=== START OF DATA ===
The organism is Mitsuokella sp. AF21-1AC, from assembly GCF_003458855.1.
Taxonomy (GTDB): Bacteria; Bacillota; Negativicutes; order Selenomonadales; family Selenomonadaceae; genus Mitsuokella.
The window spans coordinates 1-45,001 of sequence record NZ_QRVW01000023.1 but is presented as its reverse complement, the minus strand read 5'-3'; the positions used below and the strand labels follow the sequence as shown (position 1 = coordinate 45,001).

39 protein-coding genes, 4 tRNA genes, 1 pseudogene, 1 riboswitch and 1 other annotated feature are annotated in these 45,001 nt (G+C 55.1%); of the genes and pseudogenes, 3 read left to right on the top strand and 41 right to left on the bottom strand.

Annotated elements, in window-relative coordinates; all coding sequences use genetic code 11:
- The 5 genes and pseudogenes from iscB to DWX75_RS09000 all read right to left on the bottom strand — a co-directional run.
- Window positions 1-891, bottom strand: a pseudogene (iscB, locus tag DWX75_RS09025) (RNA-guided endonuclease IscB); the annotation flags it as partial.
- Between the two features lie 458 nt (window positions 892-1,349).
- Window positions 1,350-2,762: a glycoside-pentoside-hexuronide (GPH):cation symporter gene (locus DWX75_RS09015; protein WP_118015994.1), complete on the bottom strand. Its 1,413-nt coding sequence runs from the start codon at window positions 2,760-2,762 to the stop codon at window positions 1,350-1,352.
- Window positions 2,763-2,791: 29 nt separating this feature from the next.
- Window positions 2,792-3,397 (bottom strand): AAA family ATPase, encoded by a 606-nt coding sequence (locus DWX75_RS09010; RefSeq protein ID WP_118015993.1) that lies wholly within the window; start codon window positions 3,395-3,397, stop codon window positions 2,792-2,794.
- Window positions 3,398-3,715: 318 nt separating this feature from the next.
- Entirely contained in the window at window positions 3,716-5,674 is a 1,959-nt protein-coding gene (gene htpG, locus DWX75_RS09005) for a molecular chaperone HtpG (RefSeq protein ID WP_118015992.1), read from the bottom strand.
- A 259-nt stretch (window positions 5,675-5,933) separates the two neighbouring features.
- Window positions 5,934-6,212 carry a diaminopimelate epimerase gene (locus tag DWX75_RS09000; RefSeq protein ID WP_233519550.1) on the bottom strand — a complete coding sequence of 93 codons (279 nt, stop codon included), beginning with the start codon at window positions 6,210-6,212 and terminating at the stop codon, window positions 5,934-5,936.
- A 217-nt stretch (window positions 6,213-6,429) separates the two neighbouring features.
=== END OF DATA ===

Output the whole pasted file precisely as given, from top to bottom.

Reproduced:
The organism is Mitsuokella sp. AF21-1AC, from assembly GCF_003458855.1.
Taxonomy (GTDB): Bacteria; Bacillota; Negativicutes; order Selenomonadales; family Selenomonadaceae; genus Mitsuokella.
The window spans coordinates 1-45,001 of sequence record NZ_QRVW01000023.1 but is presented as its reverse complement, the minus strand read 5'-3'; the positions used below and the strand labels follow the sequence as shown (position 1 = coordinate 45,001).

39 protein-coding genes, 4 tRNA genes, 1 pseudogene, 1 riboswitch and 1 other annotated feature are annotated in these 45,001 nt (G+C 55.1%); of the genes and pseudogenes, 3 read left to right on the top strand and 41 right to left on the bottom strand.

Annotated elements, in window-relative coordinates; all coding sequences use genetic code 11:
- The 5 genes and pseudogenes from iscB to DWX75_RS09000 all read right to left on the bottom strand — a co-directional run.
- Window positions 1-891, bottom strand: a pseudogene (iscB, locus tag DWX75_RS09025) (RNA-guided endonuclease IscB); the annotation flags it as partial.
- Between the two features lie 458 nt (window positions 892-1,349).
- Window positions 1,350-2,762: a glycoside-pentoside-hexuronide (GPH):cation symporter gene (locus DWX75_RS09015; protein WP_118015994.1), complete on the bottom strand. Its 1,413-nt coding sequence runs from the start codon at window positions 2,760-2,762 to the stop codon at window positions 1,350-1,352.
- Window positions 2,763-2,791: 29 nt separating this feature from the next.
- Window positions 2,792-3,397 (bottom strand): AAA family ATPase, encoded by a 606-nt coding sequence (locus DWX75_RS09010; RefSeq protein ID WP_118015993.1) that lies wholly within the window; start codon window positions 3,395-3,397, stop codon window positions 2,792-2,794.
- Window positions 3,398-3,715: 318 nt separating this feature from the next.
- Entirely contained in the window at window positions 3,716-5,674 is a 1,959-nt protein-coding gene (gene htpG, locus DWX75_RS09005) for a molecular chaperone HtpG (RefSeq protein ID WP_118015992.1), read from the bottom strand.
- A 259-nt stretch (window positions 5,675-5,933) separates the two neighbouring features.
- Window positions 5,934-6,212 carry a diaminopimelate epimerase gene (locus tag DWX75_RS09000; RefSeq protein ID WP_233519550.1) on the bottom strand — a complete coding sequence of 93 codons (279 nt, stop codon included), beginning with the start codon at window positions 6,210-6,212 and terminating at the stop codon, window positions 5,934-5,936.
- A 217-nt stretch (window positions 6,213-6,429) separates the two neighbouring features.